Re: [CR]Re: When is a restoration not a restoration?


Example: Framebuilding:Restoration

From: "brianbaylis@juno.com" <brianbaylis@juno.com>
Date: Tue, 12 Jun 2007 15:52:59 GMT
To: sirkevinwulf@ozemail.com.au
Subject: Re: [CR]Re: When is a restoration not a restoration?
cc: classicrendezvous@bikelist.org

Jeff,

Sorry for my general statement. I was referring to the situations in

the past when certain things, French classic bikes in particular, were

going to Japanese bidders who were offering REALLY high bids for that

sort of thing. The effect of that was that the eBay prices on the

stuff got to be astronomical. In addition to that, once the bikes and

parts went to Japan, us here in the states where the stuff was being

auctioned, and where much of it spent it's service life, would not be

seen by the collectors here at the shows and rides ever again.

It seems that maybe that condition has lessened in recent years; but I

don't follow eBay very much. On account of eBay, many of the people

have become familiar with others in the hobby and have taken up

dealing amongst themselves these days.

No offense meant to any foreign country; not even Japan. I would

assume any owner interested in buying the stuff would give the objects

a good home. But once the stuff leaves, it rarely comes back to the

States and we hardly never see the stuff in the collections.

Brian Baylis
La Mesa, CA


-- Jeff wrote:


Brian,

I agree with almost everything you say. "The "opinions" vary

widely

amongst all of us" - couldn't agree more! Most times I see a CR post

talking about the high price an item got on eBay, I'm thinking "Gee,

that

doesn't sound too outrageous". There's a downside to all this sun and

surf

and whatnot in Australia..... Anyway, I'm not too sure about this

though:

"Finding the right home for the bike is more important to the people

who

really care about these bikes. If the highest bidder gets the stuff,

much

of the important bikes and parts will leave the US forever".

Many/most of the bikes owned by CR members were built in

countries

other than the US. Many Italians, Brits, French and even Aussies

might

have a thing or two to say about how these bikes ended up in the US in

the

first place (highest bidders??). Are we foreigners incapable of

providing

a good home? Oh well, perhaps I am just hoping that more nice

bikes/parts

are to be found in Australia at some point!!

Wishing I could go to Cirque....

Best, Jeff Melb, Australia


> Date: Thu, 7 Jun 2007 13:19:52 GMT
> From: "brianbaylis@juno.com" <brianbaylis@juno.com>
> To: romeug@comcast.net
> Cc: classicrendezvous@bikelist.org
> Cc: classicrendezvous-bounces@bikelist.org
> Subject: Re: [CR]When is a restoration not a restoration?
> Message-ID: <20070607.061952.18731.0@webmail08.lax.untd.com>
> Content-Type: text/plain
> MIME-Version: 1.0
> Precedence: list
> Message: 1
>
>
> Gabriel,
>
> I'm with you. Just to begin with, the logistics of getting people
>
> together to communicate on the issues, of which there will be
>
> thousands, and the opinions of each person, are already next to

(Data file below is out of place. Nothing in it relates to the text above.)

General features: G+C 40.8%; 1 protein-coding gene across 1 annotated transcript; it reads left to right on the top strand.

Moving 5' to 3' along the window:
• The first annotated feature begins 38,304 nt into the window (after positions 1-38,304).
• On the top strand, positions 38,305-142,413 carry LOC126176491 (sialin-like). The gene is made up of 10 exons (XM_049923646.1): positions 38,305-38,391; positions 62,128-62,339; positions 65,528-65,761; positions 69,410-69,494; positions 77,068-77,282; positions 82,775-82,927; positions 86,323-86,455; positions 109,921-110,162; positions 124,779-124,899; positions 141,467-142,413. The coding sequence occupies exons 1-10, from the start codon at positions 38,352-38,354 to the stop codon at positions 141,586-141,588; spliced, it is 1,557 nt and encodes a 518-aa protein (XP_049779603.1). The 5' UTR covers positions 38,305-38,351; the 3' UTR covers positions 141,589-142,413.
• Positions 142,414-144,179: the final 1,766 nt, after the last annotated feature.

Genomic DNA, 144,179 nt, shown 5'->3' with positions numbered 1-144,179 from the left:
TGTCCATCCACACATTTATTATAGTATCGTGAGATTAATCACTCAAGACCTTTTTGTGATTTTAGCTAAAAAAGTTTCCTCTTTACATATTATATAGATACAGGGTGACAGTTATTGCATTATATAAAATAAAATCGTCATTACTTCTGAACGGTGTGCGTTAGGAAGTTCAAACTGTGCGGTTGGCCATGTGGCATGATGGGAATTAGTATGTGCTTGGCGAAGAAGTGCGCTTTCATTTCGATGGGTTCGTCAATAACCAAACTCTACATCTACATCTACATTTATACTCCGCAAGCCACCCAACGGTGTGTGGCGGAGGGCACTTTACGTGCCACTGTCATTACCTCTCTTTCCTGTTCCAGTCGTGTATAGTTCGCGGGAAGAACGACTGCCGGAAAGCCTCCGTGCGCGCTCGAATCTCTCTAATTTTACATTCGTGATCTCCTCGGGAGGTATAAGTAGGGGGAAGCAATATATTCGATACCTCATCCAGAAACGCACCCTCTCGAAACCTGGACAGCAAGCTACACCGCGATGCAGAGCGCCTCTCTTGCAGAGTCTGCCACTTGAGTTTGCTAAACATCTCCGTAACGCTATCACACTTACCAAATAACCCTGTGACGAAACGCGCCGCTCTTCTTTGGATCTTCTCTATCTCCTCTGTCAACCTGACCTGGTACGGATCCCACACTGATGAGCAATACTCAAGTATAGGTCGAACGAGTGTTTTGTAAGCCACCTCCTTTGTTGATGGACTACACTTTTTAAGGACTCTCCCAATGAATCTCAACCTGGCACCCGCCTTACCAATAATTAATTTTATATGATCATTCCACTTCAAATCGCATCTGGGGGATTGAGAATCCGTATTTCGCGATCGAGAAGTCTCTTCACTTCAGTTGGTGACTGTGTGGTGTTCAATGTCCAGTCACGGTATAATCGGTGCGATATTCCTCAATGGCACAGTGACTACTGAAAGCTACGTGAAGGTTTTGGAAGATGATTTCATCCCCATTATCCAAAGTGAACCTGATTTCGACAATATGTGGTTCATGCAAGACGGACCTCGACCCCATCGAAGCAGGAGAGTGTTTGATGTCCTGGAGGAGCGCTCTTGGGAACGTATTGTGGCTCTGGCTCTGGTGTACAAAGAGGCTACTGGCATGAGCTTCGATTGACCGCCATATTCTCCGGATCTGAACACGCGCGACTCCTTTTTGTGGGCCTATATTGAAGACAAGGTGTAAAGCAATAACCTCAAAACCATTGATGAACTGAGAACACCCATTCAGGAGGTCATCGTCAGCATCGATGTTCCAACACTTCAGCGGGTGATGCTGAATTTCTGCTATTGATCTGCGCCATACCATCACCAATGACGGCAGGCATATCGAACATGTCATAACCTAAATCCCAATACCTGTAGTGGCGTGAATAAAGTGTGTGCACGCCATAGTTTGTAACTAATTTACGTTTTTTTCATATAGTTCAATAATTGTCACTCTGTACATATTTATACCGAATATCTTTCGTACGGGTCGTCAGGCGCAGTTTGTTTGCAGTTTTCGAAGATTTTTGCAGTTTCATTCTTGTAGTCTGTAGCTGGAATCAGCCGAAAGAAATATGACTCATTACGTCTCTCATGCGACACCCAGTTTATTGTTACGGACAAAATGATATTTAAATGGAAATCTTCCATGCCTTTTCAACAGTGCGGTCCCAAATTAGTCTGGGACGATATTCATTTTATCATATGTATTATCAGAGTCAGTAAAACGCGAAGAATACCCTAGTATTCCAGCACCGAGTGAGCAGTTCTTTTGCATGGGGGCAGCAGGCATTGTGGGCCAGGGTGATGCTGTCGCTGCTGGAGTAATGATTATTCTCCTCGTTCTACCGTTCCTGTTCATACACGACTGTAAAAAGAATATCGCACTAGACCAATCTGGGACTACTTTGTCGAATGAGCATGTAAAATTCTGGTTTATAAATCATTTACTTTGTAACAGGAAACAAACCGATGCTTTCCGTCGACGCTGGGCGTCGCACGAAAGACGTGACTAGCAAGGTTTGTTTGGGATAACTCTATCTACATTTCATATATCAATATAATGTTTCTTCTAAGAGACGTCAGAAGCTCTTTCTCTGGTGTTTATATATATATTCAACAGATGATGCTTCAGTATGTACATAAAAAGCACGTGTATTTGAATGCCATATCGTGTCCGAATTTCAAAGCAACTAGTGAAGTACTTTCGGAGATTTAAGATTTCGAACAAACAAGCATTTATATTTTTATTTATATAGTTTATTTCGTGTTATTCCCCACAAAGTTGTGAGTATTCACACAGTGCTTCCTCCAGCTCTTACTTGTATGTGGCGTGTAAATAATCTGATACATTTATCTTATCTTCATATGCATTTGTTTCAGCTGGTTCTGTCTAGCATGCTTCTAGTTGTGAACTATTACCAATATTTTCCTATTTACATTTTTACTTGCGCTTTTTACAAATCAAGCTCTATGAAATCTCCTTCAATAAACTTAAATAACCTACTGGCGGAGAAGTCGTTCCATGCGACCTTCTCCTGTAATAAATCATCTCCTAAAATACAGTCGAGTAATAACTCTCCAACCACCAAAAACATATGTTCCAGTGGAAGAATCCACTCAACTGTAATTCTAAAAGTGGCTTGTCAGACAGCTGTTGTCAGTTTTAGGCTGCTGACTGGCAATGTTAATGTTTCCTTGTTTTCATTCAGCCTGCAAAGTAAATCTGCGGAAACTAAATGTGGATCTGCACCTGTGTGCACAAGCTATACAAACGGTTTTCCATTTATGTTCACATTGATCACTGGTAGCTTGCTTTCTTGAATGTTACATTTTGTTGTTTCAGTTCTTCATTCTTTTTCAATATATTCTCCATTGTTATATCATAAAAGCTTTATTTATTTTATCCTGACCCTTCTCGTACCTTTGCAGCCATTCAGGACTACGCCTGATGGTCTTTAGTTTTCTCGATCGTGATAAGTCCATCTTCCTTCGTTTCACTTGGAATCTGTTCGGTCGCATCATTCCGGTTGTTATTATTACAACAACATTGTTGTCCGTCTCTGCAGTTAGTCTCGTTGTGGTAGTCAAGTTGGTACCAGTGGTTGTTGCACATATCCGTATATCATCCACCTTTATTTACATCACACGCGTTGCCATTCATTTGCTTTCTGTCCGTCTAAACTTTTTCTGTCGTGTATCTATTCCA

>
> impossible. The "opinions" vary widely amongst all of us. Who is

going
>
> to "win" the debates? The values, once established, will be obsolete
>
> next week.
>
> I have way more than enough work to do for the rest of my life.
>
> Honestly, I need time for my other hobbies of playing drums in surf
>
> and oldies bands, making handmade knives, and making gas powered air
>
> guns. Now I have a 1957 Lambretta to restore; and I can already tell
>
> this won't be the last one.
>
>
>
> I'm not certain the next generation will have the same appreciation
>
> that we have for these bikes. Until "we" came along, most of the

stuff
>
> was tossed in the landfill or abused to death by the original owners,
>
> who used them for what they were meant for. The enjoyment of riding
>
> them. It's our generation who sort of cares because they are the

bikes
>
> that we either owned or wanted to own when we were younger. I sort of
>
> doubt that there will be too many classic bikes collectors in 50

years.
>
> Sure, my knowledge and that of many others here is of importance to
>
> us. And would be important to others in the future as well. But we
>
> seem to be doing fine just the way we are. Furthermore, many of us
>
> sell or trade stuff amongst ourselves and the money involved is not
>
> the primary issue. Finding the right home for the bike is more
>
> important to the people who really care about these bikes. If the
>
> highest bidder gets the stuff, much of the important bikes and parts
>
> will leave the US forever. Parting out bikes will be the most
>
> profitable way to off an exotic piece; and no one in their right mind
>
> would do that for the money. And yet it happens still; by people who
>
> collect bikes for profit. Forget profit and respect the surviving
>
> bikes, give them good homes, and ride them whenever possible.
>
> I suspect you (George) will become comfortable with the system the

way
>
> it is as time goes on. Encouraging the value study will do harm to

the
>
> hobby in my opinion, just as Gabriel has mentioned. Let it be. Save

us
>
> all a lot of work and arguing. Ride and enjoy the bikes for what they
>
> are.
>
> Brian Baylis
> La Mesa, CA
> Still looking for the valve caps with the matching serial numbers to
>
> complete my 1968 Ollie Ozone bike. I can not rest until I find ALL

the

>

> correct original parts. ;-)